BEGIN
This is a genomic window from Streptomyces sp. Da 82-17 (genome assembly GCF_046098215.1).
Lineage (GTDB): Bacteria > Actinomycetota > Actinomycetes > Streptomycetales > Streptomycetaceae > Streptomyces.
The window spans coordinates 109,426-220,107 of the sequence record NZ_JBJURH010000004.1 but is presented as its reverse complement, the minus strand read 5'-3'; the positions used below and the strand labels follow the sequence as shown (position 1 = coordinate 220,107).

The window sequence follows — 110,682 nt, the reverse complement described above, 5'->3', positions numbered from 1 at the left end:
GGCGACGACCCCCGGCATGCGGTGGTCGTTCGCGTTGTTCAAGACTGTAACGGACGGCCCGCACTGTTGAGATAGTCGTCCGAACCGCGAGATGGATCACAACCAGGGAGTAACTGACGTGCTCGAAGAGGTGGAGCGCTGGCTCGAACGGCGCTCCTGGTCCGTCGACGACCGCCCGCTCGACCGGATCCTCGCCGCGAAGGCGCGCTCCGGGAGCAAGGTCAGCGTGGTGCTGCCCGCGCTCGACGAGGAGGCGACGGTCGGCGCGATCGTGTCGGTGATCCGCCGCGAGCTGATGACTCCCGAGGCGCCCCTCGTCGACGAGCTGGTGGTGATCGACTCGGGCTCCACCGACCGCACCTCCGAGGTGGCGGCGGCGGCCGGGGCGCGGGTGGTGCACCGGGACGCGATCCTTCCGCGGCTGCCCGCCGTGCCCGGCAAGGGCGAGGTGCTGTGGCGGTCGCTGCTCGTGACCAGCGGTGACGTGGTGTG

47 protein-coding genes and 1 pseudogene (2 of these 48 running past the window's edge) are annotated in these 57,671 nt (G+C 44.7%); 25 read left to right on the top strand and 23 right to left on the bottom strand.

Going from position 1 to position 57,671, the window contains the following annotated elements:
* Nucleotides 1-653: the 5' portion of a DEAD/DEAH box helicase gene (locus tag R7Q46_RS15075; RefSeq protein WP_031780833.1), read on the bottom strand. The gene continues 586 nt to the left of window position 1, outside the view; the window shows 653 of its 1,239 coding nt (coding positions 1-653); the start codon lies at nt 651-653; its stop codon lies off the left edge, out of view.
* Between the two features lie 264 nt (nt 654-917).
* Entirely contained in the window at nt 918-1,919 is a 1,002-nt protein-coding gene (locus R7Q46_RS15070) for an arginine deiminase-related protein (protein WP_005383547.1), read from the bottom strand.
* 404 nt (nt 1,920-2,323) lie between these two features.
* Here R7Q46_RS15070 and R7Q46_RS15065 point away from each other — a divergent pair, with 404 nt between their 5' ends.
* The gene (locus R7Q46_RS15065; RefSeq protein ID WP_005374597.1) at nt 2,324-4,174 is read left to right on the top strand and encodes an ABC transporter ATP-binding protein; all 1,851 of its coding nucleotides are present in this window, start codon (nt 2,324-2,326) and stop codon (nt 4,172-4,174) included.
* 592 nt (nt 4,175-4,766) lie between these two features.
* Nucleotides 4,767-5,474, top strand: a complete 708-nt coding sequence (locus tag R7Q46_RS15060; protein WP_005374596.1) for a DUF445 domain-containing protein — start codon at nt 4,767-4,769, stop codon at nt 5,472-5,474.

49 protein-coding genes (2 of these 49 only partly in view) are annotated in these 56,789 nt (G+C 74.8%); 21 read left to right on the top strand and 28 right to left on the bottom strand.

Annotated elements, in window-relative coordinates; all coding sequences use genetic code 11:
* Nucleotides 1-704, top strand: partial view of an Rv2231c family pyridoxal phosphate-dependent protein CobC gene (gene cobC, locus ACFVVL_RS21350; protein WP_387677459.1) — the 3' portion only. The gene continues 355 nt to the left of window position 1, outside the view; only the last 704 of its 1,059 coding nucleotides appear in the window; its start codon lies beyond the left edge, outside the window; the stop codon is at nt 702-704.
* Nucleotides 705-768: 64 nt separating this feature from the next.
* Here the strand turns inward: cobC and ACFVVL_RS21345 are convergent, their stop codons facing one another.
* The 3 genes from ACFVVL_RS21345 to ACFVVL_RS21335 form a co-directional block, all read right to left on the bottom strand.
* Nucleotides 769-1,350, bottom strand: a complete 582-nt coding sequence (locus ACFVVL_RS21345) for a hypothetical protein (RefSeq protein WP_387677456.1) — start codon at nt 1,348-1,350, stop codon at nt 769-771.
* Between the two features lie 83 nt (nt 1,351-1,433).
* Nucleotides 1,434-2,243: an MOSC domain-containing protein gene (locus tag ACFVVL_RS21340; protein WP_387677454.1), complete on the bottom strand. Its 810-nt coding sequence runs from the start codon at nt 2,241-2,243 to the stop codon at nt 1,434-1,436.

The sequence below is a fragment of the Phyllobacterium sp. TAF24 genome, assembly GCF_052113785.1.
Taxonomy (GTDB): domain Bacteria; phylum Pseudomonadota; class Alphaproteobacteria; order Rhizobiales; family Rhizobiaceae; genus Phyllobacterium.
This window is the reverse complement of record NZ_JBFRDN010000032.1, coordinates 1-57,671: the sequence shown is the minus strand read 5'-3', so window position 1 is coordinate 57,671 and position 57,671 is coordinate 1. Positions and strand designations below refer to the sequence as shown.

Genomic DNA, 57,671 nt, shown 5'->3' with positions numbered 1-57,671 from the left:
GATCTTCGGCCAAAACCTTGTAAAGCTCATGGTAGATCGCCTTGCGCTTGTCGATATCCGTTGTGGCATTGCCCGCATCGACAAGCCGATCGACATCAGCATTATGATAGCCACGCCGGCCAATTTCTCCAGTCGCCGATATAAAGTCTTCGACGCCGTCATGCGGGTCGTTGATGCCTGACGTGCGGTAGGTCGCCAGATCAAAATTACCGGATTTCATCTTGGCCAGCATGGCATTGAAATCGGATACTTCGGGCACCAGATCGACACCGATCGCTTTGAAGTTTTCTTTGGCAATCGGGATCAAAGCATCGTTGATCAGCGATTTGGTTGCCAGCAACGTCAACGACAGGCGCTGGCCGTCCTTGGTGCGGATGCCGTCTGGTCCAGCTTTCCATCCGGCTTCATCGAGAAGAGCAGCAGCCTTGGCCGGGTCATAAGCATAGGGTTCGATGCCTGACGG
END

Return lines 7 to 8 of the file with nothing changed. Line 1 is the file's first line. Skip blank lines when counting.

Going from position 1 to position 57,671, the window contains the following annotated elements:
* Nucleotides 1-653: the 5' portion of a DEAD/DEAH box helicase gene (locus tag R7Q46_RS15075; RefSeq protein WP_031780833.1), read on the bottom strand. The gene continues 586 nt to the left of window position 1, outside the view; the window shows 653 of its 1,239 coding nt (coding positions 1-653); the start codon lies at nt 651-653; its stop codon lies off the left edge, out of view.